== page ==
Consumers at all income levels have benefited from improvements that have made vehicles more fuel efficient.

That's the finding of a study recently published by David Greene, a senior fellow at the University of Tennessee, Knoxville's Howard H. Baker Jr. Center for Public Policy, and Jilleah Welch, Baker Center research associate.

 

The study—"The Impact of Increased Fuel Economy for Light-Duty Vehicles on the Distribution of Income in the United States"—shows that since 1980, all income groups appear to have benefited from fuel economy improvements to passenger cars and light trucks.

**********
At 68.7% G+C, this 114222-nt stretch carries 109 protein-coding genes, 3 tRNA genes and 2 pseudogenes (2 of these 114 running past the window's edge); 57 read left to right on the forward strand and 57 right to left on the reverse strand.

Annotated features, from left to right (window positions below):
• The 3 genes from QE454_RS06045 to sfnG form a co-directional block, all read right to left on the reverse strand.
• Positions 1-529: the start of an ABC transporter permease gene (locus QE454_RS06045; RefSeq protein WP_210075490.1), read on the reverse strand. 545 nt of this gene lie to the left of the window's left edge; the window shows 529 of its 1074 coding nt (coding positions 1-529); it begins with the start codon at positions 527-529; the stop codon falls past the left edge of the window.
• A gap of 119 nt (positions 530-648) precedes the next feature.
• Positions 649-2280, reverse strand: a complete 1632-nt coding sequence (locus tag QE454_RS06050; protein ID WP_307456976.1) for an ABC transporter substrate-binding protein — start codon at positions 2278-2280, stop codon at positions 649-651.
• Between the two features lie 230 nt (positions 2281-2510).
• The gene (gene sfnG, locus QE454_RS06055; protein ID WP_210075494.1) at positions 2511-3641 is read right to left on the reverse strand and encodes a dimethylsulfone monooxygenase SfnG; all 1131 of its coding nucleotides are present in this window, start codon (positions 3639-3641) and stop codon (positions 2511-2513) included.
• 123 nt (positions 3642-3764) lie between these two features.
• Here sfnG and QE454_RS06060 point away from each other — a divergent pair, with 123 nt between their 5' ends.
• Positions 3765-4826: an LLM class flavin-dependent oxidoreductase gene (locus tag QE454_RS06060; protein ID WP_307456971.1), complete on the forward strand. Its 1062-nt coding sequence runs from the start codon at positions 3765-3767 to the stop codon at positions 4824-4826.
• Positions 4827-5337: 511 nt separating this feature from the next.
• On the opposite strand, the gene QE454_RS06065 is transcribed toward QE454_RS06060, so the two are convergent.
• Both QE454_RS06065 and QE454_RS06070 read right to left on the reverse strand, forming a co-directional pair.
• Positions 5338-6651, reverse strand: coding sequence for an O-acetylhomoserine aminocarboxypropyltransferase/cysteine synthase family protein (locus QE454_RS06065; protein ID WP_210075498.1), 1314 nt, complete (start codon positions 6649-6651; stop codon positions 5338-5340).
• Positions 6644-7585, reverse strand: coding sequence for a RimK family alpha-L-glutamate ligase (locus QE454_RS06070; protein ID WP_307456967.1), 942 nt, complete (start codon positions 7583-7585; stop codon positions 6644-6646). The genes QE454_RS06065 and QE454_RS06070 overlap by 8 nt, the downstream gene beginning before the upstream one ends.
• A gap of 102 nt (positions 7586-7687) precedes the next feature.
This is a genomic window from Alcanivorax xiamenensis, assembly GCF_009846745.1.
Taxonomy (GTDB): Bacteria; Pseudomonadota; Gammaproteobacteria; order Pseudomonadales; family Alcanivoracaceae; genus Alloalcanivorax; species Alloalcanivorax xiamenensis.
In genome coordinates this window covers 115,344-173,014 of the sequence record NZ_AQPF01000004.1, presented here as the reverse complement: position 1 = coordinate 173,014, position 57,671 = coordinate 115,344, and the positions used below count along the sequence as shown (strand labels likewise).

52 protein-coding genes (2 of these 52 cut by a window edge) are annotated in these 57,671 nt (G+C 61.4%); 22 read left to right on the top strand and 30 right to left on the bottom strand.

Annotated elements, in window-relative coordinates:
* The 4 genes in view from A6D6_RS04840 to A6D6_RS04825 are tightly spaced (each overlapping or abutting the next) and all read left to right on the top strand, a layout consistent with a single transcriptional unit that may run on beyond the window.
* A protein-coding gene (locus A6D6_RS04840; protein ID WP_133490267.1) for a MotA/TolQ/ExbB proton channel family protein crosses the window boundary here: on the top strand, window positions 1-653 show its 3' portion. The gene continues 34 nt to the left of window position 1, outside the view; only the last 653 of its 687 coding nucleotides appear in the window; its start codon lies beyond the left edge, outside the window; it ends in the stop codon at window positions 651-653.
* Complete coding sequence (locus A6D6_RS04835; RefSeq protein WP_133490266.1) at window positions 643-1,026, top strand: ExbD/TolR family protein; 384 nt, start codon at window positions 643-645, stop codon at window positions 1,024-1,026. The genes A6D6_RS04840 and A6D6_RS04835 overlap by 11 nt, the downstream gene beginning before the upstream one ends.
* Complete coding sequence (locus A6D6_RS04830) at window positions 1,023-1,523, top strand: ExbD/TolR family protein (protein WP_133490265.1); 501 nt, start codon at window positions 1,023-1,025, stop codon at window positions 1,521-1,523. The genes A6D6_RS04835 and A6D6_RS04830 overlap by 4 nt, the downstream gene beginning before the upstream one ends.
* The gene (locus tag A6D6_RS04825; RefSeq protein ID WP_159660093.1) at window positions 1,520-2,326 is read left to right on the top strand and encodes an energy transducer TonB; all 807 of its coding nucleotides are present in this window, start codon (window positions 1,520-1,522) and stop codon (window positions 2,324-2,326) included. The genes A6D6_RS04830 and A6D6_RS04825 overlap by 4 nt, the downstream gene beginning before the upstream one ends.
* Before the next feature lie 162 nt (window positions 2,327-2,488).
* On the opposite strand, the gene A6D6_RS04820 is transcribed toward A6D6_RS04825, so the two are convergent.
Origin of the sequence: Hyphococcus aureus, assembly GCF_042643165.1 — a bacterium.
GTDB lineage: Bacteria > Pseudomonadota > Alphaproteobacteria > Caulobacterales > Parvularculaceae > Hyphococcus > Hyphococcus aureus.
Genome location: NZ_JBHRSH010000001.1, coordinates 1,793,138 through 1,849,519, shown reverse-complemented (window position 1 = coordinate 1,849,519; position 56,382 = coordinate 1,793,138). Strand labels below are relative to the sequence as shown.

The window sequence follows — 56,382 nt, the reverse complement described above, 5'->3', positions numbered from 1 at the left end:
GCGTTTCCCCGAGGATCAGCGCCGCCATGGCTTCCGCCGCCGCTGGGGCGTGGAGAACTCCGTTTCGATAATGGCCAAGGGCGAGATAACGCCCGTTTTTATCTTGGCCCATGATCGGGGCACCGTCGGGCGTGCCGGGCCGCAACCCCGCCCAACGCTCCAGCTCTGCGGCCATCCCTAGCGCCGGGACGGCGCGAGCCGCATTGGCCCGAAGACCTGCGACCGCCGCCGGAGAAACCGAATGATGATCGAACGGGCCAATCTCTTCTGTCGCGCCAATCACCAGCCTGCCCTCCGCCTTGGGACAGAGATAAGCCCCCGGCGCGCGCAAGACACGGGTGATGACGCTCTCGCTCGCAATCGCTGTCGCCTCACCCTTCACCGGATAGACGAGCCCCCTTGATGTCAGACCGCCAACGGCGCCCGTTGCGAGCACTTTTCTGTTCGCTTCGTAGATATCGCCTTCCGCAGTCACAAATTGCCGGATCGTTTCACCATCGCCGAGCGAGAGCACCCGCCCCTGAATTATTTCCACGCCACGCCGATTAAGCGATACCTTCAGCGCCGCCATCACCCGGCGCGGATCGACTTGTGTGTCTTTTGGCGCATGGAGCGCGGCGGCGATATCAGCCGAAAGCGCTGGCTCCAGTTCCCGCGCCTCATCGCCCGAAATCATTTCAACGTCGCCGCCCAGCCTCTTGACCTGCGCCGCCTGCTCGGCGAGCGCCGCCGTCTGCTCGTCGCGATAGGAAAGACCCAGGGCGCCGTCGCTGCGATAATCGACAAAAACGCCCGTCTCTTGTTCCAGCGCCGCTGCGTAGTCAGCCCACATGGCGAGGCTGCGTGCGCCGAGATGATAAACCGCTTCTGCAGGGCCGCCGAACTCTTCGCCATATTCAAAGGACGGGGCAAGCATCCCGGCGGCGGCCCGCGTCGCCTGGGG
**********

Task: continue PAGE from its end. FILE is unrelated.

The researchers conclude that as a percent of income, the greatest benefits went to the 20 percent of households in the lowest income category. However, in terms of total dollars saved, the study found that the 60 percent of households in the three middle income groups enjoyed the greatest benefit.

The study analyzed data from the Bureau of Labor Statistics' Consumer Expenditures Surveys from 1980 to 2014, the same data used to measure the Consumer Price Index.

The report was sponsored by Oak Ridge National Laboratory and the Energy Foundation.